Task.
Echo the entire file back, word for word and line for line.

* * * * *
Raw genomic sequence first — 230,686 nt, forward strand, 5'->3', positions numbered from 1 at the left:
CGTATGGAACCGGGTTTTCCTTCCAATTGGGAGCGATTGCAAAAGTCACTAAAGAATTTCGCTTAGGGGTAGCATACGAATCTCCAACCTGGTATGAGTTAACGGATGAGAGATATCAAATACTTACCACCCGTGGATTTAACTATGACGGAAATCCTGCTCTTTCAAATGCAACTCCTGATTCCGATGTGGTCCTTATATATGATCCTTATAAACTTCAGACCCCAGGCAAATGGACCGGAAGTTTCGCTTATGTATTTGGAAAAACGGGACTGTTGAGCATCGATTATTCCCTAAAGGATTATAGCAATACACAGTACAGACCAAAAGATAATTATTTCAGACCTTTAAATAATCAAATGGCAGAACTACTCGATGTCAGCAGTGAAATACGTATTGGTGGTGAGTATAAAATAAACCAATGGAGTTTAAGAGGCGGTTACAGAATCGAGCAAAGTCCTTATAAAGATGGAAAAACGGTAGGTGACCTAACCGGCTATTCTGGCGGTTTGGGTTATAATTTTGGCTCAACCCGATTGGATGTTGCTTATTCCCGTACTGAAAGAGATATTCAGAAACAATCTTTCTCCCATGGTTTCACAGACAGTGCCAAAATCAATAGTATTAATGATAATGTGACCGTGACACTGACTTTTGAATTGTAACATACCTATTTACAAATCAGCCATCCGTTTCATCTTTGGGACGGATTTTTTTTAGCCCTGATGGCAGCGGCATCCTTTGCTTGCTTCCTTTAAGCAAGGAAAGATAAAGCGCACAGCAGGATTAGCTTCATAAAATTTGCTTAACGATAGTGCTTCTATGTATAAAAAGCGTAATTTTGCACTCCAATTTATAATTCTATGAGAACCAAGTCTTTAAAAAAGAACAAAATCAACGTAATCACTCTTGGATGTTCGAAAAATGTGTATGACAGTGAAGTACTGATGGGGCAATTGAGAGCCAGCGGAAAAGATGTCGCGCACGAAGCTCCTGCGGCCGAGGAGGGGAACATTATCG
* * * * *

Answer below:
Raw genomic sequence first — 230,686 nt, forward strand, 5'->3', positions numbered from 1 at the left:
CGTATGGAACCGGGTTTTCCTTCCAATTGGGAGCGATTGCAAAAGTCACTAAAGAATTTCGCTTAGGGGTAGCATACGAATCTCCAACCTGGTATGAGTTAACGGATGAGAGATATCAAATACTTACCACCCGTGGATTTAACTATGACGGAAATCCTGCTCTTTCAAATGCAACTCCTGATTCCGATGTGGTCCTTATATATGATCCTTATAAACTTCAGACCCCAGGCAAATGGACCGGAAGTTTCGCTTATGTATTTGGAAAAACGGGACTGTTGAGCATCGATTATTCCCTAAAGGATTATAGCAATACACAGTACAGACCAAAAGATAATTATTTCAGACCTTTAAATAATCAAATGGCAGAACTACTCGATGTCAGCAGTGAAATACGTATTGGTGGTGAGTATAAAATAAACCAATGGAGTTTAAGAGGCGGTTACAGAATCGAGCAAAGTCCTTATAAAGATGGAAAAACGGTAGGTGACCTAACCGGCTATTCTGGCGGTTTGGGTTATAATTTTGGCTCAACCCGATTGGATGTTGCTTATTCCCGTACTGAAAGAGATATTCAGAAACAATCTTTCTCCCATGGTTTCACAGACAGTGCCAAAATCAATAGTATTAATGATAATGTGACCGTGACACTGACTTTTGAATTGTAACATACCTATTTACAAATCAGCCATCCGTTTCATCTTTGGGACGGATTTTTTTTAGCCCTGATGGCAGCGGCATCCTTTGCTTGCTTCCTTTAAGCAAGGAAAGATAAAGCGCACAGCAGGATTAGCTTCATAAAATTTGCTTAACGATAGTGCTTCTATGTATAAAAAGCGTAATTTTGCACTCCAATTTATAATTCTATGAGAACCAAGTCTTTAAAAAAGAACAAAATCAACGTAATCACTCTTGGATGTTCGAAAAATGTGTATGACAGTGAAGTACTGATGGGGCAATTGAGAGCCAGCGGAAAAGATGTCGCGCACGAAGCTCCTGCGGCCGAGGAGGGGAACATTATCG